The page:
Tuning – Intrusion – Behind the Velvet Curtain

For the two Range races on Saturday the 5th of March the writer sailed in the mast
position on Intrusion, our current State Champion. The official reason for this was so
that I could write up an article for use by the S80 Association on their web site, but
the true reason was to spy on them and get the boat I sail on (Mood Indigo = MI)
going faster.

Needless to say I hope that both aims are achieved and more of us can give Luke, and
Gary and their teams a better run for their money in races to come.
Having only sailed on MI I am not fully aware of other boats set ups and techniques
and so I have phrased these notes to show up the differences between what they do on
Intrusion and what we do.

The boat itself

The external hull is immaculate. One of Luke’s crew (Mike) swims on the boat to
clean it by hand each week before sailing. They use the Teflon anti fouling called
Interspeed 2000.

Crew Positions & Roles

The foundation of the crew has been sailing together for about 6-7 years. They are
Mike Keusgen (cockpit), Luke’s bother Mick (mast / bow), James Livingston (bow)
and Robi Stauber (cockpit). All the crew are interchangeable (other than Luke!) so
that if someone cannot make it on the day, anyone of the crew can do bow, trim, etc.
Both Mike and Robi’s roles are trim and strings, with Mick responsible for gusts,
wind direction and wave warnings, back to skipper.

Strategy is set before the race but during the race all crew are responsible for tactical
input which Luke then filters and if it makes sense, he acts upon it.
Luke handles the main trim of traveller, sheet, fine-tune and backstay (with no
assistance) so that the connection between trim/power and steering is immediate. He
is the only one facing inwards. This enables all 4 crew to be on the rail with heads out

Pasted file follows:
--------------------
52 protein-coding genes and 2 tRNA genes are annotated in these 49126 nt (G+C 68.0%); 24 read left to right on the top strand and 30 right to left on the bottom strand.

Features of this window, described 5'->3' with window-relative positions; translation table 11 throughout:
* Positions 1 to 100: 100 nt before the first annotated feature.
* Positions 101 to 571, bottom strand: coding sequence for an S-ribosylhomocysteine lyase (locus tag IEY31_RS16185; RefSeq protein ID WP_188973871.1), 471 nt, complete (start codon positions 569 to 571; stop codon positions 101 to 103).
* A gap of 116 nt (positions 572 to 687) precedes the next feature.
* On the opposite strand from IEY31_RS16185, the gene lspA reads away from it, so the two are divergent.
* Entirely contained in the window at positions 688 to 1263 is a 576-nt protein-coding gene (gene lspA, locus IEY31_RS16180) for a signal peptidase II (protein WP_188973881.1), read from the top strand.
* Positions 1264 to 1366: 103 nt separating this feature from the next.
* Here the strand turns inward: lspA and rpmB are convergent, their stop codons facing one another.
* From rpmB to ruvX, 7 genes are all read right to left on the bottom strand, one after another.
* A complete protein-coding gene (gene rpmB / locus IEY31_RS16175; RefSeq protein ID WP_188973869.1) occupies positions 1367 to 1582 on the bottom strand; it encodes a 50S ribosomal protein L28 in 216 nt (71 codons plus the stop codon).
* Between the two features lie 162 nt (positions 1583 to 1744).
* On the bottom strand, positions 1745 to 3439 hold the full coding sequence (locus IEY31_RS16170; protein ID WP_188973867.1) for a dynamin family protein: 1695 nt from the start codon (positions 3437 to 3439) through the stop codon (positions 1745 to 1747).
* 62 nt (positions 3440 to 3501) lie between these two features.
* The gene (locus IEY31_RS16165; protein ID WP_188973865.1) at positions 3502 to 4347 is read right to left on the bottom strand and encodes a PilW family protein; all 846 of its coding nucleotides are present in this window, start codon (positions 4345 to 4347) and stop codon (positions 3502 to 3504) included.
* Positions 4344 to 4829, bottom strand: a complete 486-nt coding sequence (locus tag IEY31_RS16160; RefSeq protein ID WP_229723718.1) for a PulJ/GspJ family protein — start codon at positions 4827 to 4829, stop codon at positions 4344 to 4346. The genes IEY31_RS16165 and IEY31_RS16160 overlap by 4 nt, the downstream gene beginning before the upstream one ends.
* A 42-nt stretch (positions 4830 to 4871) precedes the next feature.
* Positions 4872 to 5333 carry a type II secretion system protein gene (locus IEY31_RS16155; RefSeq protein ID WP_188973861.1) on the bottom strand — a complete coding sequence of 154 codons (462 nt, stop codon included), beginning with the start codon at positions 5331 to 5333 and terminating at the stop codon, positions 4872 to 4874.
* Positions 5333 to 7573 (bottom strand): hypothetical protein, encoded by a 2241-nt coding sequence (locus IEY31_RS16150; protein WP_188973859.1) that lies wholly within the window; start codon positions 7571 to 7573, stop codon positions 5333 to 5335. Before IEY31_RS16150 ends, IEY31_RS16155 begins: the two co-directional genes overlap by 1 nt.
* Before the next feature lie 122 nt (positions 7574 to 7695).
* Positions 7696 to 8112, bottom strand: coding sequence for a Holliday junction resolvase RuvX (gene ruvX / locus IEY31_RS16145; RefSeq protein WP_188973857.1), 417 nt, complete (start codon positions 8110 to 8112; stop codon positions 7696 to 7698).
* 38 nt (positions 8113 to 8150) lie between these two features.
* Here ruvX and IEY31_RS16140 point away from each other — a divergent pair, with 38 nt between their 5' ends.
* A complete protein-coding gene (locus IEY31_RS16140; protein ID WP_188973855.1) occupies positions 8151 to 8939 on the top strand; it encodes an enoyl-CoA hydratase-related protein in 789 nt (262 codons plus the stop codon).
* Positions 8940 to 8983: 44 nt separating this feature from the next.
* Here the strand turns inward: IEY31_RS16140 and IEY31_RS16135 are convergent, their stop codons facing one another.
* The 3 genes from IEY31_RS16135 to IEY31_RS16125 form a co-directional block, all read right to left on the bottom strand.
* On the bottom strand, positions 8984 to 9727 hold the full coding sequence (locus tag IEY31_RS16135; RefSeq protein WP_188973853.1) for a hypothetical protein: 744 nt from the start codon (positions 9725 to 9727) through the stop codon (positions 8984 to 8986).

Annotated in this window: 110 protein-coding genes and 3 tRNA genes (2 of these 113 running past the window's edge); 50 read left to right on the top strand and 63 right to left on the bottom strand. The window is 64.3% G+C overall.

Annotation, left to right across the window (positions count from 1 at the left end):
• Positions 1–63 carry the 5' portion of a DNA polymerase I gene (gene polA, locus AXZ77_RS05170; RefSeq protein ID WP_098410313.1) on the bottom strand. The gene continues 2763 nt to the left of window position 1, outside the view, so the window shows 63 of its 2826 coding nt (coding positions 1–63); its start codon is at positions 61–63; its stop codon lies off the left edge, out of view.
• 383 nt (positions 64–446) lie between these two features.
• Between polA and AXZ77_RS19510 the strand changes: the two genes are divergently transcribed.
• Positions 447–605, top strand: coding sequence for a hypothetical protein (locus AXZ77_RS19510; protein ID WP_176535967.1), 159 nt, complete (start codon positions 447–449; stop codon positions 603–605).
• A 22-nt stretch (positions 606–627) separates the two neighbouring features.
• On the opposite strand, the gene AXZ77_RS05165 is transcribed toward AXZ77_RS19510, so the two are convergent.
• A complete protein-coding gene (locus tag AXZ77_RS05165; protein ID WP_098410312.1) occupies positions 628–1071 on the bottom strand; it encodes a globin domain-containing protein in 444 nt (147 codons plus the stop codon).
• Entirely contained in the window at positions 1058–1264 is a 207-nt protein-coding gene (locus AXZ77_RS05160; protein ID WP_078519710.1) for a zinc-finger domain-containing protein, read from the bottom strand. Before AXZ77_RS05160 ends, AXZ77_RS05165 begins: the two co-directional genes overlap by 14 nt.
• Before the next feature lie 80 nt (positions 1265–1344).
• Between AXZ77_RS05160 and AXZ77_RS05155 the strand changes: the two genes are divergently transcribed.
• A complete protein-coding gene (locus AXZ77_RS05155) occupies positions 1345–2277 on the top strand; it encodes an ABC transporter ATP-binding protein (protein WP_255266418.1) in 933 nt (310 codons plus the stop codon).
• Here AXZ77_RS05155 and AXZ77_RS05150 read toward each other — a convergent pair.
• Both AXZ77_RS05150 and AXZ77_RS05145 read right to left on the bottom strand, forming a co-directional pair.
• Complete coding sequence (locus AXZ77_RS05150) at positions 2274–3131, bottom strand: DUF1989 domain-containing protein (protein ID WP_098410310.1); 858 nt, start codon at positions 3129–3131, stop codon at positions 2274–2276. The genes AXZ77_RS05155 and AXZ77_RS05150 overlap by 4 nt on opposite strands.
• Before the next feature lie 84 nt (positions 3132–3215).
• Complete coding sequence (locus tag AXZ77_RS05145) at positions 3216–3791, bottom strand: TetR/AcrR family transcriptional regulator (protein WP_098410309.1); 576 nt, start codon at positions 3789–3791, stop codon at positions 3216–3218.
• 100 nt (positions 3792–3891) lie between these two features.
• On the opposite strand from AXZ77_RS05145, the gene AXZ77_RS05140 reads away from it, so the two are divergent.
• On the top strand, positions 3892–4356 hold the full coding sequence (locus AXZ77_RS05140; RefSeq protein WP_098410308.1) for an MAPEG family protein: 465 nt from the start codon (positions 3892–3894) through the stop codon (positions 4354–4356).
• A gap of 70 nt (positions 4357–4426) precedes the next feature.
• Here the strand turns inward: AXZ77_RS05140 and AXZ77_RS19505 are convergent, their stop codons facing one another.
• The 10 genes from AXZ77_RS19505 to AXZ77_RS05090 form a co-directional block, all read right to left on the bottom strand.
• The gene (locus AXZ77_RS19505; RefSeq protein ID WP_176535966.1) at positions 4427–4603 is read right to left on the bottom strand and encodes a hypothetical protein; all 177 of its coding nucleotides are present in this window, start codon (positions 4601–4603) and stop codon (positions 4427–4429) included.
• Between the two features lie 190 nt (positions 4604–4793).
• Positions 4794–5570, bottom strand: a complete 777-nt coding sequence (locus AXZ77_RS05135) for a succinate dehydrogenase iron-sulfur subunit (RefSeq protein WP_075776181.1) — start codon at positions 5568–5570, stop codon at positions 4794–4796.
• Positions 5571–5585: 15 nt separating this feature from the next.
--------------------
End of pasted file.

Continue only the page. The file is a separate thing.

of the boat.

Crew Weight / Leverage / Positions

All four crew are expected to sit facing out, legs over the side and torso’s under the
top safety line leaning out arms stretched in gusts. All sit together from the shrouds to
skipper. Luke sails with his torso outside the top safety line, to get best view of the jib
tell tails and waves.

Once they start downhill they get their weight forward immediately. Two crew, being
bow & mast, are forward of the mast and they stay there till the drop. They put a
significant emphasis on this aspect.



The pole is put up as soon as they are sure they will lay the mark.The spinnaker bag is
permanently fixed to rope/rails in the cabin. It is relatively large compared with standard
sail-maker bags. It fills the full space with the hatch slid back They hoist from the cabin.
The cockpit crew lifts the spinnaker out of bag and virtually throws it once the hoist has
started. The mast man does the hoist, jams into cleat on the mast, while cockpit crew do brace and sheet.


Intrusion constantly jibes for position and gauge, particularly on all significant windshifts and to
gain free air. They use the main winches for both brace and sheet. Cabin top winches are not really used.


All pretty typical, except that they try to get the pole away as soon as possible with
the mast man acting as a human pole between brace and shroud, while the bowman
gets it stowed and clear of jib sheets etc. The mast man returns the brace to the
cockpit crew who then drops the spinnaker directly into the fixed bag. Mast &